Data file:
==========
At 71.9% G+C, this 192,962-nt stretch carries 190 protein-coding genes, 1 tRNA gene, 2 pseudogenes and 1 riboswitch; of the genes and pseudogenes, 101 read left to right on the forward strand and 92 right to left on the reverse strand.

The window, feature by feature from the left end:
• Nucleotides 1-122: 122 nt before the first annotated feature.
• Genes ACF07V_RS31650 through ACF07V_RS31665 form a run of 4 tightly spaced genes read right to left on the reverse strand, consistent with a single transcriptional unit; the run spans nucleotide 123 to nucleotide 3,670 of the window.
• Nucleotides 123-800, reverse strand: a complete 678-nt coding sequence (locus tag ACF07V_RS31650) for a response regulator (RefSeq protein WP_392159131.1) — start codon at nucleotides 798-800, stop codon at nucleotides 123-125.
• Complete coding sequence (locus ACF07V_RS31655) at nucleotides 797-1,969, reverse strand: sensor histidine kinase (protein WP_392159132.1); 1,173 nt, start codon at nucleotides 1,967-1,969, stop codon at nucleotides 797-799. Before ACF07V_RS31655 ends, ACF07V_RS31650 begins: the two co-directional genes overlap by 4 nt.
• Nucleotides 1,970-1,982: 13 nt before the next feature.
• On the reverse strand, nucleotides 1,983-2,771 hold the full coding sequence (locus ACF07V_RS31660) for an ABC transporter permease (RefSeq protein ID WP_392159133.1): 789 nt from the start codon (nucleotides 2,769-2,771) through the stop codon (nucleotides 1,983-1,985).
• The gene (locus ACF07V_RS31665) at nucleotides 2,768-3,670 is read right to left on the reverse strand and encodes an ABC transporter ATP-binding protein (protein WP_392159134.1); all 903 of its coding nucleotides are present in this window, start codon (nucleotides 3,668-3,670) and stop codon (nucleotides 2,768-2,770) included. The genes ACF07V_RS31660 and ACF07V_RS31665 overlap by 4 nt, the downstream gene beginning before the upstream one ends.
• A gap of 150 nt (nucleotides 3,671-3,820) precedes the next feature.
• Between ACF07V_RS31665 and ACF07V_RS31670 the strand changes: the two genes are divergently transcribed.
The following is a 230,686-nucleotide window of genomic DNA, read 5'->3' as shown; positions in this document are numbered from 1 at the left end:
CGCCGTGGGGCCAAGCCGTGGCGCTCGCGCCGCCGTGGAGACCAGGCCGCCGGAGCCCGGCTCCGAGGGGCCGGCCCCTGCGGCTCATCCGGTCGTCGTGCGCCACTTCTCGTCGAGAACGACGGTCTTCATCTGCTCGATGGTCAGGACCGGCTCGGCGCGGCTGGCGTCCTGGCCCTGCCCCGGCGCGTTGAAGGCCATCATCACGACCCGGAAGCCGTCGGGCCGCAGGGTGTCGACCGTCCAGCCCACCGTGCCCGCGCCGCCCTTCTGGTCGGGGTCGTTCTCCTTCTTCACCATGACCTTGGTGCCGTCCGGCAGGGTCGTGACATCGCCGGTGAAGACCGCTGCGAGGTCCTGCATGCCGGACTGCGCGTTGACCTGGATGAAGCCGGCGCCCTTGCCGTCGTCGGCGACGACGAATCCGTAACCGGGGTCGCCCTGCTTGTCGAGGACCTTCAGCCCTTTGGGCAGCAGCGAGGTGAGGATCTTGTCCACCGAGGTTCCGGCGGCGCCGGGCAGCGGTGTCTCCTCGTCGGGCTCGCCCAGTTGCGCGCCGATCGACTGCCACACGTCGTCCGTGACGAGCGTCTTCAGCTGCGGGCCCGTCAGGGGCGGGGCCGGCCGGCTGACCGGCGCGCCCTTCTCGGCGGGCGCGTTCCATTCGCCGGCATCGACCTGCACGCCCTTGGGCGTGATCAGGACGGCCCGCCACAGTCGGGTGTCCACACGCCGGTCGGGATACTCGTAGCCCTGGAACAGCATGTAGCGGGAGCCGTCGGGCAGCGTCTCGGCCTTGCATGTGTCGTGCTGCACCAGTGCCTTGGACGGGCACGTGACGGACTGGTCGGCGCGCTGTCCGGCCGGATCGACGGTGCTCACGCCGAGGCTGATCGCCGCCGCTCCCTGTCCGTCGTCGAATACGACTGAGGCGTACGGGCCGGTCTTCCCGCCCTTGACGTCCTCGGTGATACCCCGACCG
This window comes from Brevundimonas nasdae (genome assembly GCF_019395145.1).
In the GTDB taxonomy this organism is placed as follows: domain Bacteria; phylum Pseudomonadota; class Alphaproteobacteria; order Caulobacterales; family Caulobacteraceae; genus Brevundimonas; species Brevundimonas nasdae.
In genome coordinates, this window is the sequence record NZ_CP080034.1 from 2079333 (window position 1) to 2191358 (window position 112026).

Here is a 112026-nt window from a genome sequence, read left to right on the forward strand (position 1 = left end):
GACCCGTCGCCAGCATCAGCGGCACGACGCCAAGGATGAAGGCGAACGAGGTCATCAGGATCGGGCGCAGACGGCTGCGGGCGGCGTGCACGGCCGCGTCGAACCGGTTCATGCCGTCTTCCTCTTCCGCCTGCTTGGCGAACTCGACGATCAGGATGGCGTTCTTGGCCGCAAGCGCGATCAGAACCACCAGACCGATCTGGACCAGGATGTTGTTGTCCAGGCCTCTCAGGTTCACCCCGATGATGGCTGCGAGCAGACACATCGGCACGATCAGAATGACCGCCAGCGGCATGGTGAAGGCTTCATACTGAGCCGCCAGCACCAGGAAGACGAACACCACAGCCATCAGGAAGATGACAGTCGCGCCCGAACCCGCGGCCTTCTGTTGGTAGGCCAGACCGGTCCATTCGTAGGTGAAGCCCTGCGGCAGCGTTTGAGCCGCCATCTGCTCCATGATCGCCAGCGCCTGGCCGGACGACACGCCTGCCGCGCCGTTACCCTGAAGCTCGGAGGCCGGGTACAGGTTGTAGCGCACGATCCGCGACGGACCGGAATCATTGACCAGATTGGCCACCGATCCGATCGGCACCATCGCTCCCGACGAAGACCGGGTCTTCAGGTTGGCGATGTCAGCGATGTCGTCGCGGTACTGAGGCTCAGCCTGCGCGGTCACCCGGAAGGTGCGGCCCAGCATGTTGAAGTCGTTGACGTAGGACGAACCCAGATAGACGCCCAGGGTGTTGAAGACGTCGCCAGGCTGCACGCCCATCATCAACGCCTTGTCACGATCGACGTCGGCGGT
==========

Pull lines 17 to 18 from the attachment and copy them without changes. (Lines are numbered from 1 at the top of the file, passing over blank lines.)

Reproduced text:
Here is a 112026-nt window from a genome sequence, read left to right on the forward strand (position 1 = left end):
GACCCGTCGCCAGCATCAGCGGCACGACGCCAAGGATGAAGGCGAACGAGGTCATCAGGATCGGGCGCAGACGGCTGCGGGCGGCGTGCACGGCCGCGTCGAACCGGTTCATGCCGTCTTCCTCTTCCGCCTGCTTGGCGAACTCGACGATCAGGATGGCGTTCTTGGCCGCAAGCGCGATCAGAACCACCAGACCGATCTGGACCAGGATGTTGTTGTCCAGGCCTCTCAGGTTCACCCCGATGATGGCTGCGAGCAGACACATCGGCACGATCAGAATGACCGCCAGCGGCATGGTGAAGGCTTCATACTGAGCCGCCAGCACCAGGAAGACGAACACCACAGCCATCAGGAAGATGACAGTCGCGCCCGAACCCGCGGCCTTCTGTTGGTAGGCCAGACCGGTCCATTCGTAGGTGAAGCCCTGCGGCAGCGTTTGAGCCGCCATCTGCTCCATGATCGCCAGCGCCTGGCCGGACGACACGCCTGCCGCGCCGTTACCCTGAAGCTCGGAGGCCGGGTACAGGTTGTAGCGCACGATCCGCGACGGACCGGAATCATTGACCAGATTGGCCACCGATCCGATCGGCACCATCGCTCCCGACGAAGACCGGGTCTTCAGGTTGGCGATGTCAGCGATGTCGTCGCGGTACTGAGGCTCAGCCTGCGCGGTCACCCGGAAGGTGCGGCCCAGCATGTTGAAGTCGTTGACGTAGGACGAACCCAGATAGACGCCCAGGGTGTTGAAGACGTCGCCAGGCTGCACGCCCATCATCAACGCCTTGTCACGATCGACGTCGGCGGT